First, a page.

Patrick LePley, chairman of Washington's Horse Racing Commission, resigned the week of Jan. 15. The commission has been under attack since late December when Gov. Gary Locke included its reorganization in his proposed budget. Three state Senators have since proposed a bill eliminating the commission and putting oversight of the sport both under the Department of Agriculture and the Gambling Commission.
LePley reportedly said he wanted to spend more time on his law practice and with his family. However, the Associated Press reported that state Sen. Jim Honeyford had plans to meet with Locke to discuss LePlay's role with the commission, specifically, the pursuit of electronic gaming devices at the state's racetracks. LePlay's spot on the commission will not be filled. A new chairman is scheduled to be elected by the four remaining commission members at their Feb. 13 meeting.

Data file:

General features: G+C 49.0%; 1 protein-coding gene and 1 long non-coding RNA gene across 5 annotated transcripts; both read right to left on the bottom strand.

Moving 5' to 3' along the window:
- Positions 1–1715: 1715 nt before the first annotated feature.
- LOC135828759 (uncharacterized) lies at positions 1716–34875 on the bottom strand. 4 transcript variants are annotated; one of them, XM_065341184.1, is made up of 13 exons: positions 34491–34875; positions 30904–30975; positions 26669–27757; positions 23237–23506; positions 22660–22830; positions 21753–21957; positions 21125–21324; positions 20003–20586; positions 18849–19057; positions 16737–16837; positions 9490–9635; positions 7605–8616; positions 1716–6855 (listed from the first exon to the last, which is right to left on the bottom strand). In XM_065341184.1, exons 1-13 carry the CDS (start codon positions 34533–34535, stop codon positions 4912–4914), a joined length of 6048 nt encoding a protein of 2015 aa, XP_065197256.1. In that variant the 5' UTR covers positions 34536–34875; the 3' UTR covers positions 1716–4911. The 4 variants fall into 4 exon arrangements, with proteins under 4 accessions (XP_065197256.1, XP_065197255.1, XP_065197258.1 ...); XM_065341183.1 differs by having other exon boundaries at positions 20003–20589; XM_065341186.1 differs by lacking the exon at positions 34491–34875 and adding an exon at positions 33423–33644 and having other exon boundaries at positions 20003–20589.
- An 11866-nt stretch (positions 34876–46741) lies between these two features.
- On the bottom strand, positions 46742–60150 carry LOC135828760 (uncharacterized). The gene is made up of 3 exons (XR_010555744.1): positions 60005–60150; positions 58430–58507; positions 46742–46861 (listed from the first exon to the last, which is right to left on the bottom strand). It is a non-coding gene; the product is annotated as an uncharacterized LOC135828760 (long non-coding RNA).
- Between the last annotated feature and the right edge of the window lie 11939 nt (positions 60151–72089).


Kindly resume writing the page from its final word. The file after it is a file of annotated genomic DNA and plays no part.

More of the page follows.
On the Eastern end of the state, Eric Nelson has hired Daniel "Boone" McCanna to manage Playfair Race Course when the track opens for its live season in August. Simulcasting is scheduled to begin Feb. 5. The plant has been closed since the summer of 2001.
Nelson overcame an impasse with local horsemen when, on Jan. 4, he signed a one-year contract with the Inland Northwest Horsemen's Benevolent and Protective Association/Organization for Preservation of Horse Racing in the Northwest. Nelson had been in negotiations with the group since June of 2002. At one point a second group, the Inland Empire Horsemen's Association signed a contract with Nelson, but they were not recognized as the area's HBPA representation at the time. Jan Bosequette, vice president of INHBPA/OPHRN said the group hopes to have an officer election before the live season begins.
Part of the Jan. 4 agreement includes a clause that any future gambling at the track, and a possible portion of those revenues, must be negotiated with horsemen before it is allowed.